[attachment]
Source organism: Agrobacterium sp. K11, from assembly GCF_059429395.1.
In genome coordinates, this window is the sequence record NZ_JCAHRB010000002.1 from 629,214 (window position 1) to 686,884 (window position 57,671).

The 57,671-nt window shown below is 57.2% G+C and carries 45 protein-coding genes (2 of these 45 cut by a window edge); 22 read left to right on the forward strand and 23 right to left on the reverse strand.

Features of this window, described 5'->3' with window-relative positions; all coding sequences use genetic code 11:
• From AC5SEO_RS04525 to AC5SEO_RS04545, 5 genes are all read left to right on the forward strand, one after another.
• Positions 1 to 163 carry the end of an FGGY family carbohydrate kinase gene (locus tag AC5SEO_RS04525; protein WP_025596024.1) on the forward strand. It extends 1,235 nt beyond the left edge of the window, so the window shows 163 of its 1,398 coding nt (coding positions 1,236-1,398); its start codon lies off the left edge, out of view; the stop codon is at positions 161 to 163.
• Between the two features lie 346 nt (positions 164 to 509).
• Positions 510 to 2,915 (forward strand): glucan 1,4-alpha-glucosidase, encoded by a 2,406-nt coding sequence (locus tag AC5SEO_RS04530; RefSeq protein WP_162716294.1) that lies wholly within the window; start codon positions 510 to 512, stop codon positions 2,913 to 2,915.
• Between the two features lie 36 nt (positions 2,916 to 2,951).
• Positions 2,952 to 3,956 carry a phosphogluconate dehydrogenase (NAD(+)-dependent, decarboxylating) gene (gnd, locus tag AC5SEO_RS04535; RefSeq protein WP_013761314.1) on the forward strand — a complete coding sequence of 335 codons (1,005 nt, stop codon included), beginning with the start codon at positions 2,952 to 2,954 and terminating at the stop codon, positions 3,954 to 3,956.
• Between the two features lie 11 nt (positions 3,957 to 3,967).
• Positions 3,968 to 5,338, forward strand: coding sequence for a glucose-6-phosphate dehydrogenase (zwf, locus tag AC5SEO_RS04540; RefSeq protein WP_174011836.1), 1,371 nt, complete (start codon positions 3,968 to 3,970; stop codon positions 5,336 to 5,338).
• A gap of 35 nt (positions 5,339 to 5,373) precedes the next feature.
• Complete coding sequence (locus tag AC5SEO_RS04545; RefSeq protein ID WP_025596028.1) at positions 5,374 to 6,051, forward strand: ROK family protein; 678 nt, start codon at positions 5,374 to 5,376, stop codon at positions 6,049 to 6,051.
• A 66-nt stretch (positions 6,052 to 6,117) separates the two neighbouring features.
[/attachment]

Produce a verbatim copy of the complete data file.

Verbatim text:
Source organism: Agrobacterium sp. K11, from assembly GCF_059429395.1.
In genome coordinates, this window is the sequence record NZ_JCAHRB010000002.1 from 629,214 (window position 1) to 686,884 (window position 57,671).

The 57,671-nt window shown below is 57.2% G+C and carries 45 protein-coding genes (2 of these 45 cut by a window edge); 22 read left to right on the forward strand and 23 right to left on the reverse strand.

Features of this window, described 5'->3' with window-relative positions; all coding sequences use genetic code 11:
• From AC5SEO_RS04525 to AC5SEO_RS04545, 5 genes are all read left to right on the forward strand, one after another.
• Positions 1 to 163 carry the end of an FGGY family carbohydrate kinase gene (locus tag AC5SEO_RS04525; protein WP_025596024.1) on the forward strand. It extends 1,235 nt beyond the left edge of the window, so the window shows 163 of its 1,398 coding nt (coding positions 1,236-1,398); its start codon lies off the left edge, out of view; the stop codon is at positions 161 to 163.
• Between the two features lie 346 nt (positions 164 to 509).
• Positions 510 to 2,915 (forward strand): glucan 1,4-alpha-glucosidase, encoded by a 2,406-nt coding sequence (locus tag AC5SEO_RS04530; RefSeq protein WP_162716294.1) that lies wholly within the window; start codon positions 510 to 512, stop codon positions 2,913 to 2,915.
• Between the two features lie 36 nt (positions 2,916 to 2,951).
• Positions 2,952 to 3,956 carry a phosphogluconate dehydrogenase (NAD(+)-dependent, decarboxylating) gene (gnd, locus tag AC5SEO_RS04535; RefSeq protein WP_013761314.1) on the forward strand — a complete coding sequence of 335 codons (1,005 nt, stop codon included), beginning with the start codon at positions 2,952 to 2,954 and terminating at the stop codon, positions 3,954 to 3,956.
• Between the two features lie 11 nt (positions 3,957 to 3,967).
• Positions 3,968 to 5,338, forward strand: coding sequence for a glucose-6-phosphate dehydrogenase (zwf, locus tag AC5SEO_RS04540; RefSeq protein WP_174011836.1), 1,371 nt, complete (start codon positions 3,968 to 3,970; stop codon positions 5,336 to 5,338).
• A gap of 35 nt (positions 5,339 to 5,373) precedes the next feature.
• Complete coding sequence (locus tag AC5SEO_RS04545; RefSeq protein ID WP_025596028.1) at positions 5,374 to 6,051, forward strand: ROK family protein; 678 nt, start codon at positions 5,374 to 5,376, stop codon at positions 6,049 to 6,051.
• A 66-nt stretch (positions 6,052 to 6,117) separates the two neighbouring features.